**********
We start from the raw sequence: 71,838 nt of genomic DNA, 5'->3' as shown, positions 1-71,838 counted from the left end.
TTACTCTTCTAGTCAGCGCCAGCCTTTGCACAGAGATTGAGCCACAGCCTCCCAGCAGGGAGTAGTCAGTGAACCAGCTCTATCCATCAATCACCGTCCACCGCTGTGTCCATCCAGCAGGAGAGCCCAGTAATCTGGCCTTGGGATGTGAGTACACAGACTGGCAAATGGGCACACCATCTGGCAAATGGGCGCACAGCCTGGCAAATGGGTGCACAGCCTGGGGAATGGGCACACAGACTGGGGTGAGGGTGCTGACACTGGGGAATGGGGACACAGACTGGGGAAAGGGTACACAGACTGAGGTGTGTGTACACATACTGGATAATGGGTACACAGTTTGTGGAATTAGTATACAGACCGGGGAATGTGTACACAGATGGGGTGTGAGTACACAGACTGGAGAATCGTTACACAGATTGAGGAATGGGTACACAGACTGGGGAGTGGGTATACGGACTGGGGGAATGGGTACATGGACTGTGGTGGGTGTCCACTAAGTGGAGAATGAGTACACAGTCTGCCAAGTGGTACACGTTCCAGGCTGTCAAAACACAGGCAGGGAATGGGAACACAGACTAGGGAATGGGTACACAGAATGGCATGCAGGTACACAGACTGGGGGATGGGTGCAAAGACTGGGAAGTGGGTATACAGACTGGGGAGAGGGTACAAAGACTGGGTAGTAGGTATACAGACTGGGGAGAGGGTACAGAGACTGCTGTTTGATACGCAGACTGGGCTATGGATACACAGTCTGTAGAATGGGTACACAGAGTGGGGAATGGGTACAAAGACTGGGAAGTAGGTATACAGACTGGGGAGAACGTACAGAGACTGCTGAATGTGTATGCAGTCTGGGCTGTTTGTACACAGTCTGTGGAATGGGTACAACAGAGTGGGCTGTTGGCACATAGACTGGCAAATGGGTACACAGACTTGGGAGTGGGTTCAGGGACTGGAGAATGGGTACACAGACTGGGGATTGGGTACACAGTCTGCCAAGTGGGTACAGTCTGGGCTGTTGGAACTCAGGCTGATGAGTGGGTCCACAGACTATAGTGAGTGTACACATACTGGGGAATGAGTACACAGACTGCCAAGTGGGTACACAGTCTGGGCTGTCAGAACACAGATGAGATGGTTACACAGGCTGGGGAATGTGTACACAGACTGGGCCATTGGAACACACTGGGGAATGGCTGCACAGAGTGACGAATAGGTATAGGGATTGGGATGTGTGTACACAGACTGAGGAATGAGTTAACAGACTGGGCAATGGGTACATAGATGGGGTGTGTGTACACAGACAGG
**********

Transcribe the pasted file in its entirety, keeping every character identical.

We start from the raw sequence: 71,838 nt of genomic DNA, 5'->3' as shown, positions 1-71,838 counted from the left end.
TTACTCTTCTAGTCAGCGCCAGCCTTTGCACAGAGATTGAGCCACAGCCTCCCAGCAGGGAGTAGTCAGTGAACCAGCTCTATCCATCAATCACCGTCCACCGCTGTGTCCATCCAGCAGGAGAGCCCAGTAATCTGGCCTTGGGATGTGAGTACACAGACTGGCAAATGGGCACACCATCTGGCAAATGGGCGCACAGCCTGGCAAATGGGTGCACAGCCTGGGGAATGGGCACACAGACTGGGGTGAGGGTGCTGACACTGGGGAATGGGGACACAGACTGGGGAAAGGGTACACAGACTGAGGTGTGTGTACACATACTGGATAATGGGTACACAGTTTGTGGAATTAGTATACAGACCGGGGAATGTGTACACAGATGGGGTGTGAGTACACAGACTGGAGAATCGTTACACAGATTGAGGAATGGGTACACAGACTGGGGAGTGGGTATACGGACTGGGGGAATGGGTACATGGACTGTGGTGGGTGTCCACTAAGTGGAGAATGAGTACACAGTCTGCCAAGTGGTACACGTTCCAGGCTGTCAAAACACAGGCAGGGAATGGGAACACAGACTAGGGAATGGGTACACAGAATGGCATGCAGGTACACAGACTGGGGGATGGGTGCAAAGACTGGGAAGTGGGTATACAGACTGGGGAGAGGGTACAAAGACTGGGTAGTAGGTATACAGACTGGGGAGAGGGTACAGAGACTGCTGTTTGATACGCAGACTGGGCTATGGATACACAGTCTGTAGAATGGGTACACAGAGTGGGGAATGGGTACAAAGACTGGGAAGTAGGTATACAGACTGGGGAGAACGTACAGAGACTGCTGAATGTGTATGCAGTCTGGGCTGTTTGTACACAGTCTGTGGAATGGGTACAACAGAGTGGGCTGTTGGCACATAGACTGGCAAATGGGTACACAGACTTGGGAGTGGGTTCAGGGACTGGAGAATGGGTACACAGACTGGGGATTGGGTACACAGTCTGCCAAGTGGGTACAGTCTGGGCTGTTGGAACTCAGGCTGATGAGTGGGTCCACAGACTATAGTGAGTGTACACATACTGGGGAATGAGTACACAGACTGCCAAGTGGGTACACAGTCTGGGCTGTCAGAACACAGATGAGATGGTTACACAGGCTGGGGAATGTGTACACAGACTGGGCCATTGGAACACACTGGGGAATGGCTGCACAGAGTGACGAATAGGTATAGGGATTGGGATGTGTGTACACAGACTGAGGAATGAGTTAACAGACTGGGCAATGGGTACATAGATGGGGTGTGTGTACACAGACAGG